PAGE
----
Mariam Ouédraogo is the first female African journalist to win the world’s top prize for war correspondents, but covering the sexual violence in Burkina Faso has given her PTSD.
OUAGADOUGOU, Burkina Faso — For Mariam Ouédraogo, retelling the stories of the lashings and rapes of women by armed groups in Burkina Faso can be as traumatic as when she was documenting these atrocities as a journalist.
But it is a horror she is asked to replay again and again, at a great toll.
Ms. Ouédraogo, winner of the most prestigious international award for war correspondents, is frequently invited to discuss her reporting, and the ordeal of doing so never gets easier.
“These interviews are difficult for me because I know the questions they are going to ask me,” she said. “When I talk about it, I relive the situation again.”
On Oct. 8, Ms. Ouédraogo, 41, became the first female African journalist to win the Bayeux Calvados-Normandy Award, for a series reporting on Burkina Faso’s devastating conflict against armed jihadist groups.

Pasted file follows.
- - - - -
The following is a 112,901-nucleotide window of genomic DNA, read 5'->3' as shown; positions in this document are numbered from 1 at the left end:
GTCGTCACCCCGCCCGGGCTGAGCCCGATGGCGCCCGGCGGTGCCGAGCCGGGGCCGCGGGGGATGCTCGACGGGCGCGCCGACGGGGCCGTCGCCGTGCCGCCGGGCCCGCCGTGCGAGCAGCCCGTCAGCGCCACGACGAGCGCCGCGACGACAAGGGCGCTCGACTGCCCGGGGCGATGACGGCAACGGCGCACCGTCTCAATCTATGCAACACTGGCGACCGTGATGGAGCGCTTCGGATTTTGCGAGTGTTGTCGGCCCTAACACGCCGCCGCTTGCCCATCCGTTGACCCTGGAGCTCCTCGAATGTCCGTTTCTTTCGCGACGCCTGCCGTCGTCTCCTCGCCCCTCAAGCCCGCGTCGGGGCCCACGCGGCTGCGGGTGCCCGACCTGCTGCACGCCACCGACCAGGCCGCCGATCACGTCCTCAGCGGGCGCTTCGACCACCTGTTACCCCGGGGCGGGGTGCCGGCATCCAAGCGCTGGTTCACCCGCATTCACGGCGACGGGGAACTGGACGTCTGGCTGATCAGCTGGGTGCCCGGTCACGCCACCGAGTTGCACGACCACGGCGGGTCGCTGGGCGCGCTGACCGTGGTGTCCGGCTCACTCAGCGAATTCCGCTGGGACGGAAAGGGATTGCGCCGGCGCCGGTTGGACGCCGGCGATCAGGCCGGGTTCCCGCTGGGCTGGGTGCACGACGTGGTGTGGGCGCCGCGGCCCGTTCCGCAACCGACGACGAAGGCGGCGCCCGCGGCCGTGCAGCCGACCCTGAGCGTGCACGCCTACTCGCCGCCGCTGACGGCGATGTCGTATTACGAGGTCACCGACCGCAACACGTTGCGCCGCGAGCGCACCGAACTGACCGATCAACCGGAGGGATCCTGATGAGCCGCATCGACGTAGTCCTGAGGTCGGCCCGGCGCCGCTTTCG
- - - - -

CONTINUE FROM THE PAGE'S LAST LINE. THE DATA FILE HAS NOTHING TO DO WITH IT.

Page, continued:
The fighting has killed thousands, displaced close to two million civilians and left at least 40 percent of the country’s 21.5 million citizens living outside of state control, according to analysts and government officials.
Ms. Ouédraogo’s reports focused on the suffering the fighting has inflicted on Burkina Faso’s women and girls, in a conflict where rape has been used as a tool of terror and control. Just this week, the government said that about 50 women in northern Burkina Faso had been kidnapped by armed insurgents.
Her prizewinning series told the stories of internally displaced women who were raped by armed groups and whipped while fleeing their villages. Some of those raped have given birth to children and have been rejected by their families and communities, and at least one of the women tried to kill herself.